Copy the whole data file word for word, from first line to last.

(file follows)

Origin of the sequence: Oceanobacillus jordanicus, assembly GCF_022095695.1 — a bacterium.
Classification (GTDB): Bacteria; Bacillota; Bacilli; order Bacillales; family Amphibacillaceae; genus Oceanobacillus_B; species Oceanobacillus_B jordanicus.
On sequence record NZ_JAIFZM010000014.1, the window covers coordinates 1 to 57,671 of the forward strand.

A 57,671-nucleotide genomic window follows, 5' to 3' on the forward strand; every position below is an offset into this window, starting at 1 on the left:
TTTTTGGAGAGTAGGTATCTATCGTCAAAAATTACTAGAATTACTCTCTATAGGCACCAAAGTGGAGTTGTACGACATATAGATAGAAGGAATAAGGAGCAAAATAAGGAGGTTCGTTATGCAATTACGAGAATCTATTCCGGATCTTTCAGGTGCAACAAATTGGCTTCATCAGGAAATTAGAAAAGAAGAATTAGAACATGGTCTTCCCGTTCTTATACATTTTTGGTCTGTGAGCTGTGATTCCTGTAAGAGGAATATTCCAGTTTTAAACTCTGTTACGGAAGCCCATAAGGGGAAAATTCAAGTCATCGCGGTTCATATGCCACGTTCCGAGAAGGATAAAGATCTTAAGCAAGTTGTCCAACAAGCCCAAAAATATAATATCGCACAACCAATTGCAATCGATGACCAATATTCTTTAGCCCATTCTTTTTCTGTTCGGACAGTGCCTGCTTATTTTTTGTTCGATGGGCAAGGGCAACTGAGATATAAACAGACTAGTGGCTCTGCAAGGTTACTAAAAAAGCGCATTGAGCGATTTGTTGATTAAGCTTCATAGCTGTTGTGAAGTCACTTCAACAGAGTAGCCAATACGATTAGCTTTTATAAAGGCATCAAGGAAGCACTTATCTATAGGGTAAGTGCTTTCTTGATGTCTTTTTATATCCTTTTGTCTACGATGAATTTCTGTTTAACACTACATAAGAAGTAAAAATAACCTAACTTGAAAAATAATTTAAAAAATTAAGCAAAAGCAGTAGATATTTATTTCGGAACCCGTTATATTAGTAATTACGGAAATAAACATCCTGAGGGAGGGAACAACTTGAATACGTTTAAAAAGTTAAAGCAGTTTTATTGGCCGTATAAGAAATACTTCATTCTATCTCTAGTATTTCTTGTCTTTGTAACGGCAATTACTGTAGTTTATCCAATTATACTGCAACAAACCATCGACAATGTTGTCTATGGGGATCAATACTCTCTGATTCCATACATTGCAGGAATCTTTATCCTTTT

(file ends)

Origin of the sequence: Oceanobacillus jordanicus, assembly GCF_022095695.1 — a bacterium.
Classification (GTDB): Bacteria; Bacillota; Bacilli; order Bacillales; family Amphibacillaceae; genus Oceanobacillus_B; species Oceanobacillus_B jordanicus.
On sequence record NZ_JAIFZM010000014.1, the window covers coordinates 1 to 57,671 of the forward strand.

A 57,671-nucleotide genomic window follows, 5' to 3' on the forward strand; every position below is an offset into this window, starting at 1 on the left:
TTTTTGGAGAGTAGGTATCTATCGTCAAAAATTACTAGAATTACTCTCTATAGGCACCAAAGTGGAGTTGTACGACATATAGATAGAAGGAATAAGGAGCAAAATAAGGAGGTTCGTTATGCAATTACGAGAATCTATTCCGGATCTTTCAGGTGCAACAAATTGGCTTCATCAGGAAATTAGAAAAGAAGAATTAGAACATGGTCTTCCCGTTCTTATACATTTTTGGTCTGTGAGCTGTGATTCCTGTAAGAGGAATATTCCAGTTTTAAACTCTGTTACGGAAGCCCATAAGGGGAAAATTCAAGTCATCGCGGTTCATATGCCACGTTCCGAGAAGGATAAAGATCTTAAGCAAGTTGTCCAACAAGCCCAAAAATATAATATCGCACAACCAATTGCAATCGATGACCAATATTCTTTAGCCCATTCTTTTTCTGTTCGGACAGTGCCTGCTTATTTTTTGTTCGATGGGCAAGGGCAACTGAGATATAAACAGACTAGTGGCTCTGCAAGGTTACTAAAAAAGCGCATTGAGCGATTTGTTGATTAAGCTTCATAGCTGTTGTGAAGTCACTTCAACAGAGTAGCCAATACGATTAGCTTTTATAAAGGCATCAAGGAAGCACTTATCTATAGGGTAAGTGCTTTCTTGATGTCTTTTTATATCCTTTTGTCTACGATGAATTTCTGTTTAACACTACATAAGAAGTAAAAATAACCTAACTTGAAAAATAATTTAAAAAATTAAGCAAAAGCAGTAGATATTTATTTCGGAACCCGTTATATTAGTAATTACGGAAATAAACATCCTGAGGGAGGGAACAACTTGAATACGTTTAAAAAGTTAAAGCAGTTTTATTGGCCGTATAAGAAATACTTCATTCTATCTCTAGTATTTCTTGTCTTTGTAACGGCAATTACTGTAGTTTATCCAATTATACTGCAACAAACCATCGACAATGTTGTCTATGGGGATCAATACTCTCTGATTCCATACATTGCAGGAATCTTTATCCTTTT